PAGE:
I received a phone call the other day that I wasn’t expecting. It was a BBC producer calling about a Radio 4 series called Great Lives, presented by Matthew Parris. Each week, a distinguished guest is asked to nominate someone they believe is truly deserving of the title ‘Great Life’ and then they come on the radio to discuss that person, along with an ‘expert’.
I got rather excited as she was explaining this. Had someone really nominated me? When she told me the name of the guest I was even more thrilled — Brian Eno, the founder of Roxy Music.
‘The rock legend?’ I said. ‘That’s awfully flattering.’
‘Yes, isn’t it?’ she replied. ‘And we were wondering if you’d like to be our studio ‘expert’?’
‘Yes, delighted, obviously. [Pause.] But, er, hang on, wouldn’t that be a bit odd?’
‘No, not at all. You are his son, after all.’
The penny dropped. Brian Eno hadn’t nominated me. He’d nominated my dad.
I was happy to do it, obviously, but I also felt a pang of jealousy. In 50 years’ time, would anyone as talented and famous as Brian Eno nominate me for similar treatment? Matching my father’s accomplishments, with only 30 or so remaining, seems a distant prospect.
Michael Young was born in 1915, the son of an Irish bohemian painter and a Daily Express journalist. He had a miserable childhood, being packed off to the sort of prep schools that George Orwell wrote about in ‘Such, Such Were the Joys’, but was saved at the age of 13 by a fairy godmother in the form of Dorothy Elmhirst, an eccentric American millionaire. She had started a school in South Devon called Dartington Hall that was the only school in England that taught fruit farming. As luck would have it, my father had a rich Australian uncle with a fruit farm who offered to pay the fees.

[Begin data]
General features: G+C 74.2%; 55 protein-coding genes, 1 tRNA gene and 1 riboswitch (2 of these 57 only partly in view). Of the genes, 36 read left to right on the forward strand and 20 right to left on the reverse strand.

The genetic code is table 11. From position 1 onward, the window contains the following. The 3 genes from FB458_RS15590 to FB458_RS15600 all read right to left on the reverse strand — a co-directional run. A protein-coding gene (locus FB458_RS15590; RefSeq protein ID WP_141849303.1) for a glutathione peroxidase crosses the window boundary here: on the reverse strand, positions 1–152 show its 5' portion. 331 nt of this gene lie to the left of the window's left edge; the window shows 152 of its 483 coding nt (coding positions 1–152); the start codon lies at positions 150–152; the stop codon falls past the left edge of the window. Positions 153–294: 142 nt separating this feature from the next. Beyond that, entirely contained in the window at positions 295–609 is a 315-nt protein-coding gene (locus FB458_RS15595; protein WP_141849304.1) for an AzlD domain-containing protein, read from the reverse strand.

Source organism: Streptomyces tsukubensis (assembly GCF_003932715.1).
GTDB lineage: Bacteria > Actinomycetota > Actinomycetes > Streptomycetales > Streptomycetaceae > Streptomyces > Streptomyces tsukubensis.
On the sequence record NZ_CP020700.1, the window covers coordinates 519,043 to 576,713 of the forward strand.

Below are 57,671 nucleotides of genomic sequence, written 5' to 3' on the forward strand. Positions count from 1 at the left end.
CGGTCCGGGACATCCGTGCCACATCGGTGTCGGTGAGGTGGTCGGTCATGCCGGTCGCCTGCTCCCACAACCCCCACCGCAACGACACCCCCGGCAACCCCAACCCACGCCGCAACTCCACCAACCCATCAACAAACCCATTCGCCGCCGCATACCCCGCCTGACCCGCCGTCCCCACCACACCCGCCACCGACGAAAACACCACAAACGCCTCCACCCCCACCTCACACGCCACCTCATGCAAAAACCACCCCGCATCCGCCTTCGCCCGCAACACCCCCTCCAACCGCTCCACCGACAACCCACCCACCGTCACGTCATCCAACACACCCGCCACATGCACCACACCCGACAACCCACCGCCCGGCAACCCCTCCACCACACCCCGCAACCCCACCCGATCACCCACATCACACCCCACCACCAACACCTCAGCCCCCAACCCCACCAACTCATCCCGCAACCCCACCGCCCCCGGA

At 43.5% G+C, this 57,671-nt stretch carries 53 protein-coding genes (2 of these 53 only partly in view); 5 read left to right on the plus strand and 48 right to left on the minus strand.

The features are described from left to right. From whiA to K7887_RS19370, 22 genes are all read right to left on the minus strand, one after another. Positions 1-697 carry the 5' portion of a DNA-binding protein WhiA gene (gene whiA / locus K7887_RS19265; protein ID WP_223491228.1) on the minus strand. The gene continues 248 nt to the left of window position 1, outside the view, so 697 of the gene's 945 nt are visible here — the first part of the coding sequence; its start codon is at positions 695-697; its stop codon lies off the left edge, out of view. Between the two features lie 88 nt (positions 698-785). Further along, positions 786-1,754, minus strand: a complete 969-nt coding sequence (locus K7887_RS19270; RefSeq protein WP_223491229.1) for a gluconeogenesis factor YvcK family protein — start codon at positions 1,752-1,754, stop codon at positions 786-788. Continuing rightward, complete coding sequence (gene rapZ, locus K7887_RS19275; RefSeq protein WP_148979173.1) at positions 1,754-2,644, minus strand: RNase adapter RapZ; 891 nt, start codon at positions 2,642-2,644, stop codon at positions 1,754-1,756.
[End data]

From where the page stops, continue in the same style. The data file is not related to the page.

Dorothy and her husband Leonard, a Yorkshireman, more or less adopted Michael. Instead of sending him home in the summer holidays, they took him with them on their annual jaunt to America and treated him like one of their own. He travelled in a first-class berth on RMS Aquitania, learned how to sail on Martha’s Vineyard and, on one memorable night, dined at the White House with Franklin D. Roosevelt. When he left Dartington at the age of 18, Dorothy set him up with a small trust fund, as well as a lifetime’s supply of Sobranie cigarettes.
Michael’s first notable achievement was writing a pamphlet for a pressure group called Political and Economic Planning at the age of 22, in which he argued that if war broke out the government mustn’t delay introducing conscription. Churchill read it and was so impressed that he immediately offered my father a job as his private secretary. He accepted, but the offer was withdrawn when Churchill discovered he was a member of the Holborn branch of the Communist party.
Michael went on to run the Labour party’s research department and, in that capacity, wrote the 1945 Labour manifesto. He spent the next six years at the heart of the Attlee government, laying the foundations of the welfare state, then left in 1951 to do a PhD at the LSE. His doctorate formed the basis of a book called Family and Kinship in East London which, to this day, is referred to by sociology students as ‘Fakinel’.